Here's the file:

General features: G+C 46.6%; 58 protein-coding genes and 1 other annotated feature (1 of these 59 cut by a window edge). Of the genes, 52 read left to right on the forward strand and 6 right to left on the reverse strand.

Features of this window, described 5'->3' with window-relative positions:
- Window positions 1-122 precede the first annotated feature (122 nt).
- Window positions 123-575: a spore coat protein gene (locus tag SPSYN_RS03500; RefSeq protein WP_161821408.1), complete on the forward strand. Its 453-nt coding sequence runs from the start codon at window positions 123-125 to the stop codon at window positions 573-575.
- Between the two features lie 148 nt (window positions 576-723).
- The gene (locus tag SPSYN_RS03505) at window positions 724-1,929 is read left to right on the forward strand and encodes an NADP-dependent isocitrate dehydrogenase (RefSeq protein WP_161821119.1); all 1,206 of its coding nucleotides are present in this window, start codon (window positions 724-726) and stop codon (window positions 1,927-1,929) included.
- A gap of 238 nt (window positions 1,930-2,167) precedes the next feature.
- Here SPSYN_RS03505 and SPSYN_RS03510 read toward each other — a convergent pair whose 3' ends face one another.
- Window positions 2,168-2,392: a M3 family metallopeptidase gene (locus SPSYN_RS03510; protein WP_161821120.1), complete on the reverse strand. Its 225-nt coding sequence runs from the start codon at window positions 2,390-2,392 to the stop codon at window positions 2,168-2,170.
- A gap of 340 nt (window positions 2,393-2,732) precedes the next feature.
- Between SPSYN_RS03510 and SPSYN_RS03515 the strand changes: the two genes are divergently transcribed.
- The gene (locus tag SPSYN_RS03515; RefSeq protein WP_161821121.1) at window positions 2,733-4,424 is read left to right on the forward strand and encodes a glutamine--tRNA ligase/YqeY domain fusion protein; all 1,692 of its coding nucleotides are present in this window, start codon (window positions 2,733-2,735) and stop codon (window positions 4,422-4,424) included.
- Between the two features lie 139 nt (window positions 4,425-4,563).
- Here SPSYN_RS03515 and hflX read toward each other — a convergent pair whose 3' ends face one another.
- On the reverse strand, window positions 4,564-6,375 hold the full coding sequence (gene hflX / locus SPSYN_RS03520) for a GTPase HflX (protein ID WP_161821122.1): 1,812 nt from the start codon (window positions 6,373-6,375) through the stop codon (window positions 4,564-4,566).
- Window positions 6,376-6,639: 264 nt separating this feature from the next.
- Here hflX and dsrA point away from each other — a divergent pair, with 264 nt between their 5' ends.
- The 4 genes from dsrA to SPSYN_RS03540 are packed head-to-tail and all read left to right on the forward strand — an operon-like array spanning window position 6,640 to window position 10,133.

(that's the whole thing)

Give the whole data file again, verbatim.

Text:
General features: G+C 46.6%; 58 protein-coding genes and 1 other annotated feature (1 of these 59 cut by a window edge). Of the genes, 52 read left to right on the forward strand and 6 right to left on the reverse strand.

Features of this window, described 5'->3' with window-relative positions:
- Window positions 1-122 precede the first annotated feature (122 nt).
- Window positions 123-575: a spore coat protein gene (locus tag SPSYN_RS03500; RefSeq protein WP_161821408.1), complete on the forward strand. Its 453-nt coding sequence runs from the start codon at window positions 123-125 to the stop codon at window positions 573-575.
- Between the two features lie 148 nt (window positions 576-723).
- The gene (locus tag SPSYN_RS03505) at window positions 724-1,929 is read left to right on the forward strand and encodes an NADP-dependent isocitrate dehydrogenase (RefSeq protein WP_161821119.1); all 1,206 of its coding nucleotides are present in this window, start codon (window positions 724-726) and stop codon (window positions 1,927-1,929) included.
- A gap of 238 nt (window positions 1,930-2,167) precedes the next feature.
- Here SPSYN_RS03505 and SPSYN_RS03510 read toward each other — a convergent pair whose 3' ends face one another.
- Window positions 2,168-2,392: a M3 family metallopeptidase gene (locus SPSYN_RS03510; protein WP_161821120.1), complete on the reverse strand. Its 225-nt coding sequence runs from the start codon at window positions 2,390-2,392 to the stop codon at window positions 2,168-2,170.
- A gap of 340 nt (window positions 2,393-2,732) precedes the next feature.
- Between SPSYN_RS03510 and SPSYN_RS03515 the strand changes: the two genes are divergently transcribed.
- The gene (locus tag SPSYN_RS03515; RefSeq protein WP_161821121.1) at window positions 2,733-4,424 is read left to right on the forward strand and encodes a glutamine--tRNA ligase/YqeY domain fusion protein; all 1,692 of its coding nucleotides are present in this window, start codon (window positions 2,733-2,735) and stop codon (window positions 4,422-4,424) included.
- Between the two features lie 139 nt (window positions 4,425-4,563).
- Here SPSYN_RS03515 and hflX read toward each other — a convergent pair whose 3' ends face one another.
- On the reverse strand, window positions 4,564-6,375 hold the full coding sequence (gene hflX / locus SPSYN_RS03520) for a GTPase HflX (protein ID WP_161821122.1): 1,812 nt from the start codon (window positions 6,373-6,375) through the stop codon (window positions 4,564-4,566).
- Window positions 6,376-6,639: 264 nt separating this feature from the next.
- Here hflX and dsrA point away from each other — a divergent pair, with 264 nt between their 5' ends.
- The 4 genes from dsrA to SPSYN_RS03540 are packed head-to-tail and all read left to right on the forward strand — an operon-like array spanning window position 6,640 to window position 10,133.